Diabetes Diet News
13 January 2009
Low-carb, high-protein diet beats low-fat diet for weight loss - again
Results from a systematic review demonstrate, yet again, that low-carbohydrate, high-protein diets are more effective for reducing weight and improving cardiovascular health than are low-fat diets.
Catherine Rolland and colleagues from Robert Gordon University in Aberdeen, UK, carried out a systematic review of 13 randomized, controlled trials including a total of 1222 individuals comparing low-carbohydrate, high-protein diets with low-fat diets.
Inclusion criteria included publication between January 2000 and March 2007, length of at least 6 months, participants aged 18 years and above, and a mean or median body mass index of at least 28 kg/m2.
Of the 13 studies, five lasted for 6 months, six for 12 months, one for 17 months, and one for 36 months. Eleven studies compared low-carbohydrate, high-protein diets with low-fat, high-carbohydrate diets and two compared medium-protein with high-protein diets. Measurements were compared at 6 and 12 months.
At 6 months, weight loss was an average of 4.02 kg greater in the low-carbohydrate, high-protein group than in the low-fat diet group.
At 12 months, the difference between the two groups had reduced, with the low-carbohydrate, high-protein group having lost an average of 1.05 kg more than the low-fat group.
Rolland and team also noted improvements in serum lipids, although these were more mixed, as a significant improvement in high-density lipoprotein and triglycerides was seen favoring the low-carbohydrate, high-protein group up to 12 months, but improvements in total and low-density lipoprotein cholesterol were higher in the low-fat group at 6 months.
A nonsignificant trend toward improvement in diastolic and systolic blood pressure was also observed up to 17 months for the low-carbohydrate, high-protein group.
The researchers conclude in the journal Obesity Reviews that their results show low-carbohydrate, high-protein diets are more effective for weight loss up to 12 months than low-fat diets with unrestricted or high levels of carbohydrates.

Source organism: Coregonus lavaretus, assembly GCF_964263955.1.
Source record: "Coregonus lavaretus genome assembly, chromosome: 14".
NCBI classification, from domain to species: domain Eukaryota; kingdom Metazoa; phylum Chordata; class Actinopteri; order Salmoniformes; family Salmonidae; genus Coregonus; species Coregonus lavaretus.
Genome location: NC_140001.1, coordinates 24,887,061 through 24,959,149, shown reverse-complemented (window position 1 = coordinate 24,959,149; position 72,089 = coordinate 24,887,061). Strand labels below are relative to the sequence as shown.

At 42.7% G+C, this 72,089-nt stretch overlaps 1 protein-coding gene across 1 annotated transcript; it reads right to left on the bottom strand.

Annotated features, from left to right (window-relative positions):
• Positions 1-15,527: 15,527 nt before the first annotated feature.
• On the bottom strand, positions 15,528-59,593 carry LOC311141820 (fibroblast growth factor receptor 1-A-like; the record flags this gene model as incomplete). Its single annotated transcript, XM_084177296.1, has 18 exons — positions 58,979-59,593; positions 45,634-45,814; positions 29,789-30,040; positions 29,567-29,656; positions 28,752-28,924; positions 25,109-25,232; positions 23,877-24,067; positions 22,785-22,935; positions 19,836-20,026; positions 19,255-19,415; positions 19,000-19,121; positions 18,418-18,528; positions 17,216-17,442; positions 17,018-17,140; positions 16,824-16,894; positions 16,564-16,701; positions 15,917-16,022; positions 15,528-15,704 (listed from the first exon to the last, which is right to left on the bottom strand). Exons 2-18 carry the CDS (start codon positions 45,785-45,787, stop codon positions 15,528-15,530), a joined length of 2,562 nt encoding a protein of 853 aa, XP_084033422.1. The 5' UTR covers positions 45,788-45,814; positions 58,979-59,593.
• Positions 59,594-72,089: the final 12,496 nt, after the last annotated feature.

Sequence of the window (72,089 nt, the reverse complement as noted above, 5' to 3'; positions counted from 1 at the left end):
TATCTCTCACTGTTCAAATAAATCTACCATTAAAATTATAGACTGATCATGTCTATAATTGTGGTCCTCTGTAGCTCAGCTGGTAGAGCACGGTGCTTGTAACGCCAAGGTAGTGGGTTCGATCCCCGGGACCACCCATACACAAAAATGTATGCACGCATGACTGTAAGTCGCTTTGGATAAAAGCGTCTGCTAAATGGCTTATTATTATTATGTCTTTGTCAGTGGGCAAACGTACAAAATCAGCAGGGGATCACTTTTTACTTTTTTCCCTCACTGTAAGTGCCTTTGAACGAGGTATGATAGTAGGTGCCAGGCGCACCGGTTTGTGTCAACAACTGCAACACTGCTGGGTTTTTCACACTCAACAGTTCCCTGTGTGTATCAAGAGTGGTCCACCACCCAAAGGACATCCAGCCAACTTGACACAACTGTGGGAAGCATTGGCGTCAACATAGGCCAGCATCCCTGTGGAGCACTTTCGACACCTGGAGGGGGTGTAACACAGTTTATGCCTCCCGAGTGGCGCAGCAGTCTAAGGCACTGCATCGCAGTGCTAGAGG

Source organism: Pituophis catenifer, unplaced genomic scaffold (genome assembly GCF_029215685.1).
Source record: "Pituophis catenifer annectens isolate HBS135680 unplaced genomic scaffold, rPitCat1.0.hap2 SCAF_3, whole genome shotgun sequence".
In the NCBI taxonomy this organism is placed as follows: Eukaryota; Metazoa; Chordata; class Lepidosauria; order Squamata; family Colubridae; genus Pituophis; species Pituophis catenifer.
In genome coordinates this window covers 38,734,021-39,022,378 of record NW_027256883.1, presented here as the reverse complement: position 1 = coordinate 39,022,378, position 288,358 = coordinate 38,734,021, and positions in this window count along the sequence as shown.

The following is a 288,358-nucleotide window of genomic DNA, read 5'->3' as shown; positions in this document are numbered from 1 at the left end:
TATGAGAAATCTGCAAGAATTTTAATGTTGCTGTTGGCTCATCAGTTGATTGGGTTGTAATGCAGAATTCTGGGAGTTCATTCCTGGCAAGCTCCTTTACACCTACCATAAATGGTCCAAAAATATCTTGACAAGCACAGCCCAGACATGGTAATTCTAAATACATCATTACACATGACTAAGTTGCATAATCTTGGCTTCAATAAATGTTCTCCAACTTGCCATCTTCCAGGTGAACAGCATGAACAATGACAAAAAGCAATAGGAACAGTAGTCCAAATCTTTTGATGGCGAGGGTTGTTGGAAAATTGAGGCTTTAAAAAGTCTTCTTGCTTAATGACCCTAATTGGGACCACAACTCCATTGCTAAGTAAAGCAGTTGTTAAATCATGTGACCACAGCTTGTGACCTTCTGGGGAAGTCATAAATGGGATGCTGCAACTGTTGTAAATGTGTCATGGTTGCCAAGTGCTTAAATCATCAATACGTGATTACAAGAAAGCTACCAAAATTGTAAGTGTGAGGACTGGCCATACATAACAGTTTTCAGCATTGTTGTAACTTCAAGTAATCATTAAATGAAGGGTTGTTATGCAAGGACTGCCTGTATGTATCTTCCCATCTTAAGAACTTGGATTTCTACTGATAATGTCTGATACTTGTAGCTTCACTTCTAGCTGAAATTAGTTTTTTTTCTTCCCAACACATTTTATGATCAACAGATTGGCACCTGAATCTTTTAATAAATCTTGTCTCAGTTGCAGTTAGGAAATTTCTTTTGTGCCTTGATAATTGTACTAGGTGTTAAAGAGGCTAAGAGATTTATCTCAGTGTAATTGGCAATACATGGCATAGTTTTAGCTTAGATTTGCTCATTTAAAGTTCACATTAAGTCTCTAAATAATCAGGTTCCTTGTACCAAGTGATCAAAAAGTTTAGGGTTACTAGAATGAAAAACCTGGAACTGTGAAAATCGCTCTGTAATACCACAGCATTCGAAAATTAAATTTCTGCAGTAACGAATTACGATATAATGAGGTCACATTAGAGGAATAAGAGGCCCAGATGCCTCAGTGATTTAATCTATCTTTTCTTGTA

They add that although trends toward cardiovascular improvement favoring the low-carbohydrate, high-protein diet were seen in this study, ?more evidence and longer-term studies are needed to assess the long-term cardiovascular benefits from the weight loss achieved using these diets.
But there have already been many studies, both clinical and epidemiologic dating back over 140 years.
For example, a study conducted at the Eduinburgh Royal Infirmary in 1932 with four different diets with the same number of calories but different constituents gave these results in grams of weight lost per day on average:
high-carbohydrate/low-fat diet — 49 grams (Typical 'slimming' diet)
high-carbohydrate/low-protein — 122 grams
low-carbohydrate/high-protein — 183 grams
low-carbohydrate/high-fat — 205 grams (As recommended on this website)
Those were all 1,000 kcals. But obese patients also lost weight at 2,700-kcals - but only on the low-carb high fat diet.
How much more evidence will it take before the disastrous 'healthy eating' experiment is called to a close — and those perpetrating it, and who are responsible for the increasing ill-health in our society, are called to account?
Hession M, et al. Systematic review of randomized controlled trials of low-carbohydrate vs. low-fat/low-calorie diets in the management of obesity and its comorbidities. Obes Rev 2009; 10: 36-50